Bear Robotics has officially launched the second-generation version of its Penny restaurant robot. The autonomous robot, which shuttles food and dishes between the front and back of house, now features a versatile tray system for carrying more and different types of items.
With its new design, Penny has lost its bowling pin shape and single carrying surface. Instead, Penny 2.0 is more cylindrical in shape, and can sport up to three tiers of carrying surface. Not only can Penny carry more, a new swappable tray system means it can be configured to carry any combination of food, drinks or bus tub.
On the inside, Bear updated the smarts of Penny, giving the robot enhanced obstacle-avoidance technology, and while the company didn’t go into specifics, a tablet can now be attached to Penny for expanded customer interaction capabilities.
Penny 2.0 is being shown at the National Restaurant Association trade show this weekend and is available now. While Bear doesn’t disclose actual pricing, Penny is offered on a monthly subscription, which includes the robot, setup and mapping of a restaurant and technical support.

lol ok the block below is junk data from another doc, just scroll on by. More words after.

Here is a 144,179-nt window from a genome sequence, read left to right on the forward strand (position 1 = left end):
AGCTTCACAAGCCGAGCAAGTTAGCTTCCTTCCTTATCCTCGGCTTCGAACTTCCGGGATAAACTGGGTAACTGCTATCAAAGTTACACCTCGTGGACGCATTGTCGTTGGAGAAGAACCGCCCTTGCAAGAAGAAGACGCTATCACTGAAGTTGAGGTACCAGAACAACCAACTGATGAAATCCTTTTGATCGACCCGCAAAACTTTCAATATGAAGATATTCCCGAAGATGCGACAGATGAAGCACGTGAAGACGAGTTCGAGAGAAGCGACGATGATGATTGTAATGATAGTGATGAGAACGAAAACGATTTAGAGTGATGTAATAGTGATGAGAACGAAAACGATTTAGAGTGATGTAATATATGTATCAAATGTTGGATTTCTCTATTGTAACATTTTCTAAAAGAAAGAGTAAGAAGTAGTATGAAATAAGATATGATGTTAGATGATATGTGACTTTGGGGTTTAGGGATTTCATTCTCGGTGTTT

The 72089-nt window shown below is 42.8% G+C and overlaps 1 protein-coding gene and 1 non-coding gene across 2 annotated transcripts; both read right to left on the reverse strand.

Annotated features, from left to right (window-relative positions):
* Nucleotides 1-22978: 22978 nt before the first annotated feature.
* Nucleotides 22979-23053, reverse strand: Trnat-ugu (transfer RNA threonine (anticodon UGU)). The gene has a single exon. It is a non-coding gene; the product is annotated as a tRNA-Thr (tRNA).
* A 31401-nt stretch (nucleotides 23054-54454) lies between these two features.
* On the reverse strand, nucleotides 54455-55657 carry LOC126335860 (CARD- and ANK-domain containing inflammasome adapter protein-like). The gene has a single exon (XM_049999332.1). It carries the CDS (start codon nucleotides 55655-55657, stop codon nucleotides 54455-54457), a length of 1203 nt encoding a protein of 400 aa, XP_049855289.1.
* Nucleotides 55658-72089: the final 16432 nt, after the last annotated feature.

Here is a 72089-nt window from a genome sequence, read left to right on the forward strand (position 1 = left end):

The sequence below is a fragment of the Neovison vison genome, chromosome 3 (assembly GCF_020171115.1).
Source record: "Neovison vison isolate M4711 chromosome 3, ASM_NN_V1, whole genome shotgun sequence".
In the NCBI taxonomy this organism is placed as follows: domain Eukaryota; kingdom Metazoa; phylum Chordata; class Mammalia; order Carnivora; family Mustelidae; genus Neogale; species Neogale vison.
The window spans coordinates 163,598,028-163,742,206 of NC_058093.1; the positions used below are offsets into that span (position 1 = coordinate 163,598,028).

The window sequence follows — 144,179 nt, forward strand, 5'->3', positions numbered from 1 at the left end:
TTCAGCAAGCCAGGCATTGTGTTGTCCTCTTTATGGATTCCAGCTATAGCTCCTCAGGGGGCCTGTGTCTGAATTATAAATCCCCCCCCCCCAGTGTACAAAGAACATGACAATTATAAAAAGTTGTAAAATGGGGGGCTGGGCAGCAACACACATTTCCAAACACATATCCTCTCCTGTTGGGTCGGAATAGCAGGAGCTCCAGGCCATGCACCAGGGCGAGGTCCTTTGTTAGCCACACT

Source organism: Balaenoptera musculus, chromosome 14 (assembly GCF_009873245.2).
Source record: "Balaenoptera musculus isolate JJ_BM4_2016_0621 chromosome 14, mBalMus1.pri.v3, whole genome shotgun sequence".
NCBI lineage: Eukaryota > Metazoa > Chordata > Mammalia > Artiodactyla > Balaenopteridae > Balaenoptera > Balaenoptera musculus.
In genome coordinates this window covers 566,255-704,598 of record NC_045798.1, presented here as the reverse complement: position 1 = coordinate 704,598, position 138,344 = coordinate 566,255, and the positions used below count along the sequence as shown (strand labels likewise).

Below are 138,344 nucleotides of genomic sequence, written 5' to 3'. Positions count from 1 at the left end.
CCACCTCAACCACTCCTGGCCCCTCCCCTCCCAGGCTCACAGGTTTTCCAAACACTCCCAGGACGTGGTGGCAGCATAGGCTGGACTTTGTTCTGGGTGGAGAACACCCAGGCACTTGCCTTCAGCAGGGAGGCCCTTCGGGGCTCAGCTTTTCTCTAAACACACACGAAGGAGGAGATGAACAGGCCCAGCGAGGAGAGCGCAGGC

Penny is among a wave of robots coming to restaurants in the near future: Flippy makes burgers and fries up chicken tenders, Dishcraft is still stealthily working on automating tasks in the kitchen, and there are entire establishments like Creator and Spyce built around robotic cooking systems.
Any discussion of automation always involves the loss of human jobs. John Ha, CEO of Bear Robotics, actually owned a restaurant and built Penny after noticing how hard servers work, often for little pay. By automating the expediting of food and bussing, Bear aims to free up humans to provide higher levels of customer service (ideally earning those humans higher tips).
Ha and Linda Pouliot, CEO of Dishcraft recently spoke at our recent Articulate Food Robotics conference about the challenges restaurants face, and how robotics can help. You can watch their session in full right here.